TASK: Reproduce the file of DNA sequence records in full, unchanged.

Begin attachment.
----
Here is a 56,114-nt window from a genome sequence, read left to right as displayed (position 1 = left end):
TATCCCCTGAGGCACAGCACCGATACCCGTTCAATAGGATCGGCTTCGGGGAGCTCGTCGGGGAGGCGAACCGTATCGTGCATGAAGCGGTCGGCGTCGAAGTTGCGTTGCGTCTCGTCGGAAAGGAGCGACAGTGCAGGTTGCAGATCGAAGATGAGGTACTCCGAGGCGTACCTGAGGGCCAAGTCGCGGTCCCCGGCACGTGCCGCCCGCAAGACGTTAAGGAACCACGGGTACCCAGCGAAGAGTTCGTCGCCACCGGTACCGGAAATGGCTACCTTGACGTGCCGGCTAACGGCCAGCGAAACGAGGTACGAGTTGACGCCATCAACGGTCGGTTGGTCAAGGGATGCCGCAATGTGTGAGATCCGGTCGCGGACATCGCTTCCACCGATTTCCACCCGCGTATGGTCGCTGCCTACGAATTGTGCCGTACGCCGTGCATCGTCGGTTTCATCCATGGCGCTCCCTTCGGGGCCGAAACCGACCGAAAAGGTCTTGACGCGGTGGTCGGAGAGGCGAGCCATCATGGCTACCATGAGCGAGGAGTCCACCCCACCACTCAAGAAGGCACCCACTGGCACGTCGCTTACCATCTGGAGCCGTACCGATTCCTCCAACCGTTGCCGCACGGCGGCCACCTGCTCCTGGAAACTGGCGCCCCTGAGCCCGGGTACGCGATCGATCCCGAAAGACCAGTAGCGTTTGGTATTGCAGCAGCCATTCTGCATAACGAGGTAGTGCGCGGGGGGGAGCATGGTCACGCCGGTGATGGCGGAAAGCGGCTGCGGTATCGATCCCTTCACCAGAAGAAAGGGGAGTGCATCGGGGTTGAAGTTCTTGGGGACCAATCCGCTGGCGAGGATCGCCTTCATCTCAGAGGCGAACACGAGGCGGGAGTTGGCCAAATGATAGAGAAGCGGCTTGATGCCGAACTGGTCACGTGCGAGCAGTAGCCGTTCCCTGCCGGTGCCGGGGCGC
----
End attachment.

Here is a 56,114-nt window from a genome sequence, read left to right as displayed (position 1 = left end):
TATCCCCTGAGGCACAGCACCGATACCCGTTCAATAGGATCGGCTTCGGGGAGCTCGTCGGGGAGGCGAACCGTATCGTGCATGAAGCGGTCGGCGTCGAAGTTGCGTTGCGTCTCGTCGGAAAGGAGCGACAGTGCAGGTTGCAGATCGAAGATGAGGTACTCCGAGGCGTACCTGAGGGCCAAGTCGCGGTCCCCGGCACGTGCCGCCCGCAAGACGTTAAGGAACCACGGGTACCCAGCGAAGAGTTCGTCGCCACCGGTACCGGAAATGGCTACCTTGACGTGCCGGCTAACGGCCAGCGAAACGAGGTACGAGTTGACGCCATCAACGGTCGGTTGGTCAAGGGATGCCGCAATGTGTGAGATCCGGTCGCGGACATCGCTTCCACCGATTTCCACCCGCGTATGGTCGCTGCCTACGAATTGTGCCGTACGCCGTGCATCGTCGGTTTCATCCATGGCGCTCCCTTCGGGGCCGAAACCGACCGAAAAGGTCTTGACGCGGTGGTCGGAGAGGCGAGCCATCATGGCTACCATGAGCGAGGAGTCCACCCCACCACTCAAGAAGGCACCCACTGGCACGTCGCTTACCATCTGGAGCCGTACCGATTCCTCCAACCGTTGCCGCACGGCGGCCACCTGCTCCTGGAAACTGGCGCCCCTGAGCCCGGGTACGCGATCGATCCCGAAAGACCAGTAGCGTTTGGTATTGCAGCAGCCATTCTGCATAACGAGGTAGTGCGCGGGGGGGAGCATGGTCACGCCGGTGATGGCGGAAAGCGGCTGCGGTATCGATCCCTTCACCAGAAGAAAGGGGAGTGCATCGGGGTTGAAGTTCTTGGGGACCAATCCGCTGGCGAGGATCGCCTTCATCTCAGAGGCGAACACGAGGCGGGAGTTGGCCAAATGATAGAGAAGCGGCTTGATGCCGAACTGGTCACGTGCGAGCAGTAGCCGTTCCCTGCCGGTGCCGGGGCGC